Author(s): Fenton WS, Blyler CR, Heinssen RK
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Abstract Advances in psychopharmacology have produced medications with substantial efficacy in the treatment of positive and negative symptoms of schizophrenia and the prevention of relapse or symptom exacerbation after an acute episode. In the clinical setting, the individual patient's acceptance or rejection of prescribed pharmacological regimens is often the single greatest determinant of these treatments' effectiveness. For this reason, an understanding of factors that impede and promote patient collaboration with prescribed acute and maintenance treatment should inform both pharmacological and psychosocial treatment planning. We review the substantive literature on medication adherence in schizophrenia and describe a modified health belief model within which empirical findings can be understood. In addition to factors intrinsic to schizophrenia psychopathology, medication-related factors, available social support, substance abuse comorbidity, and the quality of the therapeutic alliance each affect adherence and offer potential points of intervention to improve the likelihood of collaboration. Because noncompliance as a clinical problem is multidetermined, an individualized approach to assessment and treatment, which is often best developed in the context of an ongoing physician-patient relationship, is optimal. The differential diagnosis of noncompliance should lead to interventions that target specific causal factors thought to be operative in the individual patient.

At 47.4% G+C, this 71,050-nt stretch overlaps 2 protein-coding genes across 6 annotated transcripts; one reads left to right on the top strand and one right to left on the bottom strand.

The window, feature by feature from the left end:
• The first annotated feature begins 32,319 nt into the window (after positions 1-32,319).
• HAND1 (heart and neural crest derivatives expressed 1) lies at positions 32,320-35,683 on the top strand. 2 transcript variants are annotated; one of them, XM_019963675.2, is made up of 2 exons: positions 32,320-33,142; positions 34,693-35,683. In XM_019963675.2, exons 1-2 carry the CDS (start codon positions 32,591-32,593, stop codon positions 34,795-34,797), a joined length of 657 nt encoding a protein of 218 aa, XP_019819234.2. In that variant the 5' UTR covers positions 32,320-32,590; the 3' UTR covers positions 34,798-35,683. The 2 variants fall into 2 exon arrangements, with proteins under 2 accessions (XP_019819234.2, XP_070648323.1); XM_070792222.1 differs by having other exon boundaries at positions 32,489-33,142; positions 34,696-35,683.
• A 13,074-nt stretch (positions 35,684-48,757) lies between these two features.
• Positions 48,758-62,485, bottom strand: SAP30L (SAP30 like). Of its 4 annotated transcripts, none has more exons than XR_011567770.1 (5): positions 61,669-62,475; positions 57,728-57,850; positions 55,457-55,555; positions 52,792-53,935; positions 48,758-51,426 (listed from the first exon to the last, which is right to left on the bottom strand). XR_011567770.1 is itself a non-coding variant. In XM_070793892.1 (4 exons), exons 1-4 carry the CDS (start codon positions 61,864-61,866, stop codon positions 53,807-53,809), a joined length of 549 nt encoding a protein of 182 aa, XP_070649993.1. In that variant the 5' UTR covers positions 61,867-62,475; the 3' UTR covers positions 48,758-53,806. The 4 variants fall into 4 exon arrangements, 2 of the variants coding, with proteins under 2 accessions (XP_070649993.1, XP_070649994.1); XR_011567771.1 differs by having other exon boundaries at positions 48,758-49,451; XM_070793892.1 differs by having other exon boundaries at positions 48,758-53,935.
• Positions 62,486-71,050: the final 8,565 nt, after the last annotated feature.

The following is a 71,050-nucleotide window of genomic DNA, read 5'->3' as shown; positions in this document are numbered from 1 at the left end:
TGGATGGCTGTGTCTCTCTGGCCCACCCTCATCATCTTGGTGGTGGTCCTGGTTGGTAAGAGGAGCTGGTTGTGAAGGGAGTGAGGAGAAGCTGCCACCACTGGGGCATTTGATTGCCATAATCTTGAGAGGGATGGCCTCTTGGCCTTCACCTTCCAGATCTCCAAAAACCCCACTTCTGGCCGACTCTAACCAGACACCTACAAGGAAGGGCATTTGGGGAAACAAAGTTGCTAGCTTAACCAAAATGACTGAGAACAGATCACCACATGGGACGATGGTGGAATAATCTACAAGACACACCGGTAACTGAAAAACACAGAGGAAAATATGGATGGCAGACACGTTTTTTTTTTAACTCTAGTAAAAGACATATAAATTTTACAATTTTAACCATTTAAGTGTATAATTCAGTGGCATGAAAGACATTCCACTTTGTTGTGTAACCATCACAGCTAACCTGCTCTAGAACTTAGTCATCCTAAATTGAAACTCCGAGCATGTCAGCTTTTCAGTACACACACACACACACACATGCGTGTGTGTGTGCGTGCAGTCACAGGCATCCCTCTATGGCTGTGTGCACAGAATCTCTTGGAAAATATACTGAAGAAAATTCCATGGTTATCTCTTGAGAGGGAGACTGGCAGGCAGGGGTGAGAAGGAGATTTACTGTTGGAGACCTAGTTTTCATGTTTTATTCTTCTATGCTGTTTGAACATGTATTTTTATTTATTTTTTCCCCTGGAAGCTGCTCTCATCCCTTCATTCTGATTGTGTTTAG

This article was published in Schizophr Bull
and referenced in Journal of Psychiatry